I read a lot. I read and write code for a living. I read over 300 blogs in my aggregator. I probably spend 10-14 hours a day reading and writing text of various kinds. I can have 6-8 simultaneous IM conversations going on at any given time. I find that the more I read, the better I get at it: I read faster and I retain more information. Sometimes, when I’ve “misunderstood” a person, it’s because they were sloppy–they chose their words poorly–and I understood exactly what they said, but they didn’t say what they truly meant. Voice is ephemeral which likely encourages folks to be sloppy, but with text it’s possible to quickly scan what you just typed before you send it off to make sure it represents what you intended. When you’re used to being lazy with spoken language, the same laziness will likely carry over into your written language if you don’t write often enough. It is this laziness that has more often caused misunderstandings than my jumping to conclusions prematurely.

Okay, so this was a long-winded way of saying “the phone sucks.”

How did we go from “so clear, you could a pin drop” in the early 1990’s to “can you hear me now” and “the fewest dropped calls of any carrier” in the early 2000’s? Even if you want to still argue that the phone is superior to text chat and email, the telephone companies have already spoken with their business choices as to what direction things are going. I’m tired of suffering through the flaky, high-latency rubbish that’s being passed off as VoIP, today. It is absolute crap and we shouldn’t tolerate it any longer.

Fine, so what should we do about it?  Evolve, of course!

  • Learn to type. It’s the best investment of your time you can make right now, if you plan on living for the next 20 years or so. Typing is becoming more and more important as technology continues to improve.
  • Read more. Pick reading material that’s out side of your comfort zone. Deepen and enrich your vocabulary. Learn a new word or two every day.
  • Take pride in your ideas. Give them the care and attention they deserve. If you don’t think they’re worth the time, why would you expect me to spend mine on them?

If you’ve made it this far, thank you for reading. I hope I’ve gotten you thinking about how you communicate and ways you can improve and do it better. Or, perhaps you think I’m a crackpot and you just need to give me a piece of your mind. Go ahead and leave me a comment. I’d love to hear what you have to say.

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How do I “search my feeds” in Google Reader?

Optimistically, I decided to give Google Reader a try for a week, seeing if I could actually give up Bloglines for it. I knew there would probably be some small feature missing that would make me cringe when I realized Bloglines had it but Google Reader didn’t, but … I wasn’t expecting this to be it …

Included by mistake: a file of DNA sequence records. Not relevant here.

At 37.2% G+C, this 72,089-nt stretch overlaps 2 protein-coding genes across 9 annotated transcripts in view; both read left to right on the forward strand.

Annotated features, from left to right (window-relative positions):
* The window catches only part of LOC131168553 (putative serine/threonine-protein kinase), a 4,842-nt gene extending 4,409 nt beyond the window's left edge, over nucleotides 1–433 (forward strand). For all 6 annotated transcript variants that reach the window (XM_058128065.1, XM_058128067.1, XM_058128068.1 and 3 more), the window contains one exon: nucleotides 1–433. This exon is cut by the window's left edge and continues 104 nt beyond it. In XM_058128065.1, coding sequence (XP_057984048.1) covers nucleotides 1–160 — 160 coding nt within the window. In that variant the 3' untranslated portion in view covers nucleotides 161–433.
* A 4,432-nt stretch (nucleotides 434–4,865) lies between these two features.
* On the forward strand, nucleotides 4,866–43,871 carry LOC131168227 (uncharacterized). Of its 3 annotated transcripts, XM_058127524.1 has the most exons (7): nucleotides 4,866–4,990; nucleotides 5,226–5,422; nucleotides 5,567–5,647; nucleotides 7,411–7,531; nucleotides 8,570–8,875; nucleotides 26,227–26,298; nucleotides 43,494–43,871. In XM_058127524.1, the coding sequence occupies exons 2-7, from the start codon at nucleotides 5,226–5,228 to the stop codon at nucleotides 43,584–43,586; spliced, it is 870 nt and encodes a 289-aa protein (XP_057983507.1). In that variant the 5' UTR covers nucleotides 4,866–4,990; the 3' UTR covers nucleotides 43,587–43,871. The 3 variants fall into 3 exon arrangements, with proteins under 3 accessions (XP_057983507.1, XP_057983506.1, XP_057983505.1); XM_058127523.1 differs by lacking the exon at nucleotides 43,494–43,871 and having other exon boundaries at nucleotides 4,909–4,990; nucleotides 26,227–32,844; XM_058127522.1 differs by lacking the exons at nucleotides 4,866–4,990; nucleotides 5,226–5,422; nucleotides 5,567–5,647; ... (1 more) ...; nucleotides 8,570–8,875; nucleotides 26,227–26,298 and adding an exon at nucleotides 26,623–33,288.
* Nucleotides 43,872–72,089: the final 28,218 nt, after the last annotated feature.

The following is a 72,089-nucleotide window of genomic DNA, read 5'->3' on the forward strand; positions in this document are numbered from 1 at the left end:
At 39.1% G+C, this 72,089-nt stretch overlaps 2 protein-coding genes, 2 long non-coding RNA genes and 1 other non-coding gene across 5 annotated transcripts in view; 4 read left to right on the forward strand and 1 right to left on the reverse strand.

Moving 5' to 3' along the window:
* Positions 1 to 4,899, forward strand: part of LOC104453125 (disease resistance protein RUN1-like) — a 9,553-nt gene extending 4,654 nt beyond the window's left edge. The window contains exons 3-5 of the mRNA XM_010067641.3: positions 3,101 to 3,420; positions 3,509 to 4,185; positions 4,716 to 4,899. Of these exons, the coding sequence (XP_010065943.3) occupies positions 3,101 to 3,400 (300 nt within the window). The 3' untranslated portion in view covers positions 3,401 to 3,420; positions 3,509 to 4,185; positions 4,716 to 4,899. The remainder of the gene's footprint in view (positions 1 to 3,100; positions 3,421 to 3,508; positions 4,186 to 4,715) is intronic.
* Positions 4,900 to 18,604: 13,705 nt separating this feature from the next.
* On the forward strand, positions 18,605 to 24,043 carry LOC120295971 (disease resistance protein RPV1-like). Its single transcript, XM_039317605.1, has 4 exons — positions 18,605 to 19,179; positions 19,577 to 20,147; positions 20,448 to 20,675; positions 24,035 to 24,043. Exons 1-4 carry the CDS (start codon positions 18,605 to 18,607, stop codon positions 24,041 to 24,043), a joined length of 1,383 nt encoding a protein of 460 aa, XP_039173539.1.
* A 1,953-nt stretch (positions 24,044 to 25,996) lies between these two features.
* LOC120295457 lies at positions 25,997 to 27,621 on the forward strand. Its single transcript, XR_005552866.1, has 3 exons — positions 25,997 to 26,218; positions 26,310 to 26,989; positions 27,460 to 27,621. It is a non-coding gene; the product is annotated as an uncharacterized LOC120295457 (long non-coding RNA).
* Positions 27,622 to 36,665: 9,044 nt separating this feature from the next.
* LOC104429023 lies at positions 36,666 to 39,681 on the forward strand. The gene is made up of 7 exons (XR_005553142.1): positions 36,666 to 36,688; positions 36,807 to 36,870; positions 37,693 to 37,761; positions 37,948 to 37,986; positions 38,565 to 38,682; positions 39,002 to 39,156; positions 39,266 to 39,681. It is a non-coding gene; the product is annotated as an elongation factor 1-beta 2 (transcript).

Google? How do I “search my feeds” in Google Reader?! I mean, I’m not kidding: when you think Google, the first thing that pops into my head is “search engine.” I completely took for granted that, you know, I’d be able to search within my subscribed feeds. I’m not talking a general Google Blog Search, but a search across all my feed subscriptions and only from my feed subscriptions.

Before you shake your head and say, “Oh, yet another stupid feature that will never get used,” let me tell you that I find myself using this feature plenty. I’m subscribed to lots of feeds in Bloglines (300+) and I read a lot of entries all throughout the day. I often skim the high volume feeds just to get through all of the new entries. People often ask me all sorts of questions which will trigger a memory of “I vaguely recall a blog entry about that” which then prompts me to search my Bloglines subscriptions so I can either read more about the subject and/or pass along a link to the asker.

Yes, the folks at Bloglines had the sense to provide a “search my feeds” functionality in their Bloglines search. Even better, they use a sane URL format (no stupid dicking around with an embedded AJAX widget) to access it, which lends itself very nicely for creating a “quick search” Firefox bookmark, which I immediately set up:

Bloglines 'search my feeds' Firefox quick search bookmark

So, all I have to do is hit Ctrl-T to open a new tab in Firefox, then type “bs <term>” in the Address bar, and I get a search results page for that term, limited to my subscribed feeds.

I could probably get used to not having the convenience of the quick search bookmark, if Google Reader only let me search within my subscribed feeds, somehow.

Am I missing something?  Is there a way to do this and I’m just missing it, or is it buried somewhere?  I can’t believe that the Google folks totally missed this feature, but I haven’t found it yet.

Update: Google Reader (finally) gets search-within-subscriptions (Sep 6, 2007)

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Please give me back my global warming!

A week or so ago, it got down to 20F here in Butler, NJ, and I was complaining it was cold. This morning, it’s 8F (-13.3C). I’m sorry, this is downright ridiculous. Last I checked, New Jersey was still south of the Arctic Circle!

8F (-13.3C) in Butler, NJ on Feb 5, 2007

Where the hell is my global warming, damnit?!